SPACE Youth Mission

Overview The AYCH Youth Missions aimed to provide a tailored journey through issues that concern young people, led by young people, in a way that works for young people. We kept sessions informal in their delivery and learning styles to maximise inclusivity. We targeted young people aged 16-22, with varied learning needs, so the Missions had to be flexible and inclusive in nature to be accessible for all young people. In advance of each session, we built in short consultations with the groups, so that young people can dictate the next steps in the journey. This required a flexible approach, with loose plans that can be adapted and focussed on short notice. We used Miro, and plenty of physical resources, to support delivery - this was so Young people can engage in a way that suits their needs and is adaptable between sessions. Delivery took place over 10 weeks, and in small groups of 1-6 young people, so we could give each young person the time they needed to explore new concepts.

Research and Consultation In the first session, we ran consultation activities to learn about the values base of each group. This was hosted mainly on Miro, though some young people preferred to work with pen and paper, and even few still preferred to work verbally. The resources we used, then, were a prompt to start the conversation. These sessions were built around the creative design thinking process, and delivered as a ‘design sprint’, though it was important not to give too much information at the start of the session about what we were doing and why, so that young people can engage without preconceptions and embrace the process. The CDT sprints yielded several ideas, but we chose only one per group to take forward. The ideas selected were the ones that aligned most with the groups’ personal values. The idea here was for young people to be passionate and motivated about the projects, but still with the ability to make change with their expertise and resources.

Awareness and Empowerment These sessions took learning and project work beyond the room we were working in to bring frameworks such as the UN Sustainable Development Goals, and the AYCH Agenda 2030 to the forefront. The idea here was to connect the groups to ideas of sustainable and social entrepreneurship, beyond their groups. Where possible we connected groups to small local businesses for consultations and Q&As. This included a two-way conversation between young people and local organisations such as Exeter Science Centre, and between groups as in the case of Care Kids Talk and CR Visual Arts. This was important to help young people feel connected to the wider ecosystem of entrepreneurship, so they can consider how their projects fit into enterprise in Devon and beyond. We tried to connect young people to further opportunities with space, stakeholders, and the wider AYCH partnership. This helps young people have a broader understanding and longer connection with entrepreneurship.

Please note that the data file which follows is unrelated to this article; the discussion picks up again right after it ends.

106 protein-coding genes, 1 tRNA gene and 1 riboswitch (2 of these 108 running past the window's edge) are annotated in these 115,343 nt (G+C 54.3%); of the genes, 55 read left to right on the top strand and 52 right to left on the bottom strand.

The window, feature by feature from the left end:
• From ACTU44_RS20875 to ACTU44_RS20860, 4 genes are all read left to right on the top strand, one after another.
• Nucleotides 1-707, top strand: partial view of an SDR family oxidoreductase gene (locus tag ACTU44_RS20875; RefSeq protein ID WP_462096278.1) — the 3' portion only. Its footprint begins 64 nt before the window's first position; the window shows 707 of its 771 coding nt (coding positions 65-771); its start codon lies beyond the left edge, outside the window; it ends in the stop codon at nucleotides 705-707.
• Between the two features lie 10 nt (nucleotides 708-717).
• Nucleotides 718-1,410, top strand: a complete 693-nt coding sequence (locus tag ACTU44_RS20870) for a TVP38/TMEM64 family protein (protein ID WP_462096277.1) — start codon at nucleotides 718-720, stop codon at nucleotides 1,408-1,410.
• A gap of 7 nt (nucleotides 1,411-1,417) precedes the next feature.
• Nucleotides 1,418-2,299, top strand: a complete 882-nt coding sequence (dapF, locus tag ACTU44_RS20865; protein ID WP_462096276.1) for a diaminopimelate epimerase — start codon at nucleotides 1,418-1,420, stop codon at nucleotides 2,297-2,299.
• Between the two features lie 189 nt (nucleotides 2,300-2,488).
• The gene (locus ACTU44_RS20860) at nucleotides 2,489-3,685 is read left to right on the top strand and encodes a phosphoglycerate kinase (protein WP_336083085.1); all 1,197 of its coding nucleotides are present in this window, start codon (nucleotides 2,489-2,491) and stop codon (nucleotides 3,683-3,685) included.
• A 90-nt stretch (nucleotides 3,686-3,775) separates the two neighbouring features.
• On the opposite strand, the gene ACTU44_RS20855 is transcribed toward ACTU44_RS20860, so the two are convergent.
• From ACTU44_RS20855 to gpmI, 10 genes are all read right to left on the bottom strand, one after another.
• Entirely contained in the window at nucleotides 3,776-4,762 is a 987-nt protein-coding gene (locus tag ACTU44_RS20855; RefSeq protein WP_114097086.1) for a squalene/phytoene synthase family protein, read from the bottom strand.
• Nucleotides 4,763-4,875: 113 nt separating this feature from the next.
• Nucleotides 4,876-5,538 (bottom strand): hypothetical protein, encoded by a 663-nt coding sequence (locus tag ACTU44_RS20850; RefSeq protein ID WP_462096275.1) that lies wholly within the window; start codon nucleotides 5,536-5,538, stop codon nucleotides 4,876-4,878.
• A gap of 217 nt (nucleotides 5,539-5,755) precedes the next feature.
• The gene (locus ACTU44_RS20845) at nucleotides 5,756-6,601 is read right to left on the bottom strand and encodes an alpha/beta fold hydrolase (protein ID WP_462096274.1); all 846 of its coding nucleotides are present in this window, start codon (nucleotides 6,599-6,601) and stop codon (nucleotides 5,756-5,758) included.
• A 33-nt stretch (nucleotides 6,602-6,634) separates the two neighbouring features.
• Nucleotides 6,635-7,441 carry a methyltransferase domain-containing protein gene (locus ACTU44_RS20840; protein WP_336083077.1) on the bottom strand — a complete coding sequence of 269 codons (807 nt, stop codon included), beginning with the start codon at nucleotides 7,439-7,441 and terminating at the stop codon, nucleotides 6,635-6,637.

Thematic Labs These sessions had to be versatile in their delivery, as it depended on the project as to what the groups needed from the Thematic Labs. We offered access to technologies we had readily available within Space, but also tried to make connections where the technology and expertise was lacking. Lab sessions were given without too much planning/steering from Space, so young people can keep ownership of their projects - only when they were struggling/asking for help did we step in to support. All groups prototyped both a visual identity for their businesses, and the products themselves. This was important for the groups to build not only a product but a business to support it. Many of the young people benefitted from being able to physically see their work come to life, which is motivating and takes work from being conceptual to practical.

Skills Development These sessions had two sides, both complimentary to building the youth missions. One side focussed on business development tools, e.g. Modelling, USP, Mood Boarding etc… whilst the other side focussed on the technologies that could be used to develop a product e.g. podcasting tech, vinyl cutting, and design softwares. These sessions were treated more like workshops with young people learning a basic concept, and given the time to explore this in a hands-on way with support from Space. This form of experiential learning, with time for reflection, was useful for the groups to find their own way, and take accountability for their work. It was therefore immediately applicable to their projects.

Showcasing and Pitching These sessions were important to provide a steer for the groups to work towards. Having a milestone introduces time pressure, and a platform to celebrate their work creating a purpose for progress. Showcases were varied in their style, and dependent on the confidence level of the young people, as well as the format of the product. Services were more easily showcased in online spaces, whilst products were more easily showcased at community events. We hosted a couple of pitch style events which linked back to awareness and empowerment sessions as the groups were encouraged to have an open and even conversation with the stakeholders present.